This is it. This is the time where many self-proclaimed foodies are frothing at the mouth and pacing their kitchens with nervous anxiety. There may even be a few panic attacks thrown in. Definitely exhaustion. Many are cooking for “T-Day” even as I write this post.
Me? I’ve been sick. Yesterday, I spent the entire day on the couch watching (hallucinating?) a full weekday’s worth of the Food Network. This was a rare treat for me, as I usually am entirely too busy on the weekends or weekday evenings to indulge. But thanks to a virus going around the office, I was forced to remain supine for several days straight. What better way to spend the time than to watch the unfolding Thanksgiving Day Frenzy?
Every single show was zeroed in on prepping, roasting, and baking for the big day. With the exception of Tyler Florence (he made some outstanding meatballs and spaghetti), I was fascinated by all the different bird roasting going on and varieties of stuffing and dressing. See, I could never understand the difference. I guess stuffing goes into the bird, and dressing is cooked on the outside. Maybe I’m wrong. Growing up, we always called it stuffing, no matter how it was cooked.
Alton Brown did his brining. Robin Miller cut her bird up into pieces prior, which allowed for faster roasting time. Ina Garten roasted straight on the pan (no roaster rack?). And the ever efficient Rachel Ray didn’t’ waste any time and roasted two gorgeous turkey breasts. No pieces-parts for that lady; no siree!
Speaking of Rachel, somewhere in my over-the-counter cold and flu induced hallucinations, I had a dream that I was on the Rachel Ray show. We were laughing, and she told me a joke. I responded, “Get right out of town!” and we laughed some more. Then she said, “Your face is so red right now!” and we laughed again. Then I woke up and rolled over to see Rachel on t.v.; she was grating some carrots for a leftover turkey shepherd’s pie or something. That’s some damn good cold and flu medicine!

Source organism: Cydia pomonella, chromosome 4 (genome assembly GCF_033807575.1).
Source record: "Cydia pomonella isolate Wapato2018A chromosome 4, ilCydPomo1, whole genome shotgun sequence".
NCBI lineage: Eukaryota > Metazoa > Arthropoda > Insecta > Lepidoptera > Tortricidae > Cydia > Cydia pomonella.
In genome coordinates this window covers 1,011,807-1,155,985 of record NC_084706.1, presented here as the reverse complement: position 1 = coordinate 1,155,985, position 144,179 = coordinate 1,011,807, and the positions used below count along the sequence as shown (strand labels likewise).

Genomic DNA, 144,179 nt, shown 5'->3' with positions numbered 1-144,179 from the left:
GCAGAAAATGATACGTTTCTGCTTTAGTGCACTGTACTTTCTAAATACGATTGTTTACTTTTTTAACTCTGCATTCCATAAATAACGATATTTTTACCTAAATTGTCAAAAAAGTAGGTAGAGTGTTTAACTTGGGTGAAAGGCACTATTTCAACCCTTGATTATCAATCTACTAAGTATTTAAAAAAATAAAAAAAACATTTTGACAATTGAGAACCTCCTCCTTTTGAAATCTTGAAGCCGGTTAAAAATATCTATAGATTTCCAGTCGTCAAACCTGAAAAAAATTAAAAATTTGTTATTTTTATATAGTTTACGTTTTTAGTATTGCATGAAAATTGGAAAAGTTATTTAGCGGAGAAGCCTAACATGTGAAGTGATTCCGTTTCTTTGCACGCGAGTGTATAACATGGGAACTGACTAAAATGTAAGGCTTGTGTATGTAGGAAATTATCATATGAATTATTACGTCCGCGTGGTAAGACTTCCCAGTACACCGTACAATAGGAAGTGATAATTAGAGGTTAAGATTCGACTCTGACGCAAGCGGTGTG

Then there was the stuffing-dressing sessions. Rachel made “stuffin’ muffins” where the stuffing was scooped into individual muffin tins and baked. Each person got their own “stuffin’ muffin”. Then there was the onslaught of ingredients: nuts, carrots, apples, oysters, onion, celery, rice, etc. It seems stuffing-dressing can be just about anything as long as it has bread. Everyone has their own recipe. Me? I prefer my mom’s sausage stuffing, which is really simple and of course, my favorite.
Hubby and I will be having ham and scalloped potatoes. It’s just the two of us this year, as the family will be celebrating further south. Whatever you’re doing, and however you’re making it, I hope you and your family have a safe, blessed, and happy Thanksgiving.
Back to the couch!